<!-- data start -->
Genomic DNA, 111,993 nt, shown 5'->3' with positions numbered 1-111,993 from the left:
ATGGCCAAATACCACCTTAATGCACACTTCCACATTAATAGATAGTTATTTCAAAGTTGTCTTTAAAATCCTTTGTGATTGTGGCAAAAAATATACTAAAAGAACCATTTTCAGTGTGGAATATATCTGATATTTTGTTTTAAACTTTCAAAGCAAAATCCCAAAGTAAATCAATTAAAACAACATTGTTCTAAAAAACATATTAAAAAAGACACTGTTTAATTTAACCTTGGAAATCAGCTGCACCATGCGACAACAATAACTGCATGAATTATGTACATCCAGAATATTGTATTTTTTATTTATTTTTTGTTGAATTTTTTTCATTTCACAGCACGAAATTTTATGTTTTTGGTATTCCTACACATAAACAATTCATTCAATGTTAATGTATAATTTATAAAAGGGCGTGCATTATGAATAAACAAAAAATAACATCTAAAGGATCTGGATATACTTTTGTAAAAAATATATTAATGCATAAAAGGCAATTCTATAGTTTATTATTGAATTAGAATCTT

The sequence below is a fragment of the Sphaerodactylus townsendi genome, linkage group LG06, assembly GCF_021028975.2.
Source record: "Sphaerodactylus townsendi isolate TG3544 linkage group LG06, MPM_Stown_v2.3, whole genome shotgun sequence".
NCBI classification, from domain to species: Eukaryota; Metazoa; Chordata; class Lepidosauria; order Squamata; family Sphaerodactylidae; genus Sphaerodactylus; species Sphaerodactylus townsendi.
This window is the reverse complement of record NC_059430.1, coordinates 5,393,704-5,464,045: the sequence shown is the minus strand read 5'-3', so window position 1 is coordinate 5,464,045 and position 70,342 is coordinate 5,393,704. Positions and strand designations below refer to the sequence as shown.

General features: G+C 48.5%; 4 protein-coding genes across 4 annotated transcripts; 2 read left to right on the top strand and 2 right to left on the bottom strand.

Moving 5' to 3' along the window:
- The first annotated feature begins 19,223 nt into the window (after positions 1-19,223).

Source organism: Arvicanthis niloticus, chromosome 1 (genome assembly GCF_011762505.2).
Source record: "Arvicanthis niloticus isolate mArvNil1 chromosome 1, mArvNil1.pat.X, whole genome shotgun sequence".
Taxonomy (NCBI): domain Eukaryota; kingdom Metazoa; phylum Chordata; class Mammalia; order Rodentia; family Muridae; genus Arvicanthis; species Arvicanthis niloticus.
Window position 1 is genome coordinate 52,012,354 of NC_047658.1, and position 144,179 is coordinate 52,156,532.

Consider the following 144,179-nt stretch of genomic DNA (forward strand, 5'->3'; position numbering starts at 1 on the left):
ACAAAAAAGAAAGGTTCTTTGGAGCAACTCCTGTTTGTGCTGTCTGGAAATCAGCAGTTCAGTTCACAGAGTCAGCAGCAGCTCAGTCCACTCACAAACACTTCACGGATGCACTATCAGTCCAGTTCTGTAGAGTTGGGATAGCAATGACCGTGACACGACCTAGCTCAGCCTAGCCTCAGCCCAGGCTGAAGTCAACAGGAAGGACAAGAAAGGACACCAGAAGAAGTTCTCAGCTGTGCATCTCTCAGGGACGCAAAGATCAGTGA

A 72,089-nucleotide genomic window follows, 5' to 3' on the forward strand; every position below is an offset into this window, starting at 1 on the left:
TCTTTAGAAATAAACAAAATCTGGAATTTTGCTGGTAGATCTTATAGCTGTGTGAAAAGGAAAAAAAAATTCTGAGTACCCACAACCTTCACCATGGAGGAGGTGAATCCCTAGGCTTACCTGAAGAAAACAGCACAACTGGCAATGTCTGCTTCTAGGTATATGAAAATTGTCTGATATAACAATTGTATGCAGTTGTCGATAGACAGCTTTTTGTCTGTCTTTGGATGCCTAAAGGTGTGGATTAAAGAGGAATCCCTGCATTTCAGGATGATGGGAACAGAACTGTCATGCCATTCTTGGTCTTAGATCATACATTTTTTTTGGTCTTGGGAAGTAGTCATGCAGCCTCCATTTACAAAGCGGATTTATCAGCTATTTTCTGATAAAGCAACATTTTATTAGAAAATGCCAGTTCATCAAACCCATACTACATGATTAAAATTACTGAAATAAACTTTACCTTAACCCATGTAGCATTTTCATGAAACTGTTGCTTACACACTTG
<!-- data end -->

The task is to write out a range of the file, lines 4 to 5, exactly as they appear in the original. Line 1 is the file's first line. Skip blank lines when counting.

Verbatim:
Source record: "Sphaerodactylus townsendi isolate TG3544 linkage group LG06, MPM_Stown_v2.3, whole genome shotgun sequence".
NCBI classification, from domain to species: Eukaryota; Metazoa; Chordata; class Lepidosauria; order Squamata; family Sphaerodactylidae; genus Sphaerodactylus; species Sphaerodactylus townsendi.